George et al. (2011) Impact of migration on the consumption of education and children’s services and the consumption of health services, social care and social services George et al. (2011) include Scotland in an analysis of UK Immigration Policy focusing on the UK’s Points Based System. Within the limitations set by available data, the study examines the financial costs involved in the provision of education, health and social services for migrants. The study also provides a review of existing literature of the impact on public services that the presence of migrants has. The authors identify the area of service impact as one that has been under-researched. They incorporate a detailed account of associated expenditure stemming from migration and suggest implications for UK immigration policy. See also Dustmann and Frattini (2011) who explore the impact of migration on public service provision, Rolfe and Metcalf (2009) who assess the impact of migration to Scotland since 2004,, a study on housing by Glasgow Housing Association (2008) and, Catto and Gorman (2010) who analyse media presentation of the impact of Central and Eastern European migration on NHS Scotland. Read More Visit site Free UK, Scotland Independent research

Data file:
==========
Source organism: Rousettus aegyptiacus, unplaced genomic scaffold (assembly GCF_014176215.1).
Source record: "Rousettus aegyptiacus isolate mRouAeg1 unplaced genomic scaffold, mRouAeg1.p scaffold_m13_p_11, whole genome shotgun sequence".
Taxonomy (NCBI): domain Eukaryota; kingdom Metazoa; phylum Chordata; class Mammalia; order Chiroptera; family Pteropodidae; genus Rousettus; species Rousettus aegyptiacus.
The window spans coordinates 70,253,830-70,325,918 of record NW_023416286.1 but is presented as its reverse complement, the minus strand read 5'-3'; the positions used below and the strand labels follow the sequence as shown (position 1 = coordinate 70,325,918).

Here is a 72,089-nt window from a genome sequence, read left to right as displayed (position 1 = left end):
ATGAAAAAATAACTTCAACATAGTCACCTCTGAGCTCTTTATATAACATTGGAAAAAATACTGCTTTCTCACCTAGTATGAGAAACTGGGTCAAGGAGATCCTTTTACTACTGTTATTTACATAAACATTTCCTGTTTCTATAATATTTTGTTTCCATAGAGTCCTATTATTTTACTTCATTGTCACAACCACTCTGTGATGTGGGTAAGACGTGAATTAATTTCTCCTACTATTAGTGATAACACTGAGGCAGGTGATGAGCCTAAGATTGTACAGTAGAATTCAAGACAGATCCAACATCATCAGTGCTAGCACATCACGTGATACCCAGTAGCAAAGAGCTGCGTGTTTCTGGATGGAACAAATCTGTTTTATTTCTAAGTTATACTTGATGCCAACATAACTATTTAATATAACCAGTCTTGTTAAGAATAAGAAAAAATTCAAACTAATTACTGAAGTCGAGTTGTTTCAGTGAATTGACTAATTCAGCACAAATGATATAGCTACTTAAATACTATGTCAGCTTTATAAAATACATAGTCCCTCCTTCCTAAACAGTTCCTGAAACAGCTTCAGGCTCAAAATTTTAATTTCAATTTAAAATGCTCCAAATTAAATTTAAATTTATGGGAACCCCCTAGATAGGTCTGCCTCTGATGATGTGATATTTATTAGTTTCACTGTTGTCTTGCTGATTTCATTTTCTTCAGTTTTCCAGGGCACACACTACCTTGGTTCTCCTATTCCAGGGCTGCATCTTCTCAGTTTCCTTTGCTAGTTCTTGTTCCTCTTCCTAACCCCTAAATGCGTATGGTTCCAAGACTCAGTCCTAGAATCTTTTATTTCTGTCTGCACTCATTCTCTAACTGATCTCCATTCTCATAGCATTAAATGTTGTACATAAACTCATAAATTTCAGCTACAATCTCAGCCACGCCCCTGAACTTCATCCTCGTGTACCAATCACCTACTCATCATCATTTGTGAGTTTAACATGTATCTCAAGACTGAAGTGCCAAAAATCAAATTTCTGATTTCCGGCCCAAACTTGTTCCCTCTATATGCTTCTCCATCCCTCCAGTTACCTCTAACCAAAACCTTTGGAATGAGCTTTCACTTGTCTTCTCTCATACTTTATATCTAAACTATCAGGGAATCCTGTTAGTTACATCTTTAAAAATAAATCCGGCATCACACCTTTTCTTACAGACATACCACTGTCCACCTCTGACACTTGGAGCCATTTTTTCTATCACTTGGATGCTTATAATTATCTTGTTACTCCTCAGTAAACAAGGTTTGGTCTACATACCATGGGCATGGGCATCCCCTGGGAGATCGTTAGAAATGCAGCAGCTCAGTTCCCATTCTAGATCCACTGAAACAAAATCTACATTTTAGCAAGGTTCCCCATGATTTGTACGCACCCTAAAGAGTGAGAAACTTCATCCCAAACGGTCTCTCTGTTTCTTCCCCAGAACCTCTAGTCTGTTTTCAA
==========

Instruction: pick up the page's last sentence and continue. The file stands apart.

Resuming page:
HMIe (2009) Count us in: Meeting the needs of children and young people newly arrived in Scotland This report by HM Inspectorate of Education is primarily intended for teaching staff and support workers involved in pre-school centres, primary and secondary schools. The report would also be of interest however to a wide range of parties interested in supporting migrant children and their families such as community learning and development staff, English as an additional language and bilingual support services staff, youth workers, voluntary organisations, and community and faith groups. The report discusses the practices Scottish schools have adopted to provide support for newly arrived migrant children and their families – this includes examples of measures introduced by school staff to help new arrivals feel welcome, increase their confidence and fulfil their potential. In addition, the report also highlights areas where Scottish schools and education authorities could improve their provision of learning and support for all learners. Read More Visit site Free Scotland Scottish Government